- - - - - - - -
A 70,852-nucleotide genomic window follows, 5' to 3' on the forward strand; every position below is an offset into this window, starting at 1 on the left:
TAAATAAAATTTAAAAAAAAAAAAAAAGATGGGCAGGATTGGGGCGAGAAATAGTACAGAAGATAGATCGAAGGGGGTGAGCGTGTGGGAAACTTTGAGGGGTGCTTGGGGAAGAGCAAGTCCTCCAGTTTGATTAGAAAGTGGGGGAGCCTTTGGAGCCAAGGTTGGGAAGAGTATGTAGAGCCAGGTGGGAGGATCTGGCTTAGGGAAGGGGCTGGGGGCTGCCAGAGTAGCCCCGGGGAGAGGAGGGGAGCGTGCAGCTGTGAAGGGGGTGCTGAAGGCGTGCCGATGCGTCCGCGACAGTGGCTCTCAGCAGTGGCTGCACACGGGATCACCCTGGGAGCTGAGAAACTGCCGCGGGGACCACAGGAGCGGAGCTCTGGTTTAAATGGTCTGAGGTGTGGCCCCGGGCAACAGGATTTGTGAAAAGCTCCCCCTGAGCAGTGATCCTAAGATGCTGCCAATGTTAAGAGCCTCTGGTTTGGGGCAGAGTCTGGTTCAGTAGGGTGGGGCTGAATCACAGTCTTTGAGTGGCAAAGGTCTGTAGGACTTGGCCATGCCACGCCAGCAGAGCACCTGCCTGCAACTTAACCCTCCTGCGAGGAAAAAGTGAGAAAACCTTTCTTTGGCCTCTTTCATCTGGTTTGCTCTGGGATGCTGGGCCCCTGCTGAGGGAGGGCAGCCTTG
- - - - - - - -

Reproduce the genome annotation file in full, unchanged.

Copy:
A 70,852-nucleotide genomic window follows, 5' to 3' on the forward strand; every position below is an offset into this window, starting at 1 on the left:
TAAATAAAATTTAAAAAAAAAAAAAAAGATGGGCAGGATTGGGGCGAGAAATAGTACAGAAGATAGATCGAAGGGGGTGAGCGTGTGGGAAACTTTGAGGGGTGCTTGGGGAAGAGCAAGTCCTCCAGTTTGATTAGAAAGTGGGGGAGCCTTTGGAGCCAAGGTTGGGAAGAGTATGTAGAGCCAGGTGGGAGGATCTGGCTTAGGGAAGGGGCTGGGGGCTGCCAGAGTAGCCCCGGGGAGAGGAGGGGAGCGTGCAGCTGTGAAGGGGGTGCTGAAGGCGTGCCGATGCGTCCGCGACAGTGGCTCTCAGCAGTGGCTGCACACGGGATCACCCTGGGAGCTGAGAAACTGCCGCGGGGACCACAGGAGCGGAGCTCTGGTTTAAATGGTCTGAGGTGTGGCCCCGGGCAACAGGATTTGTGAAAAGCTCCCCCTGAGCAGTGATCCTAAGATGCTGCCAATGTTAAGAGCCTCTGGTTTGGGGCAGAGTCTGGTTCAGTAGGGTGGGGCTGAATCACAGTCTTTGAGTGGCAAAGGTCTGTAGGACTTGGCCATGCCACGCCAGCAGAGCACCTGCCTGCAACTTAACCCTCCTGCGAGGAAAAAGTGAGAAAACCTTTCTTTGGCCTCTTTCATCTGGTTTGCTCTGGGATGCTGGGCCCCTGCTGAGGGAGGGCAGCCTTG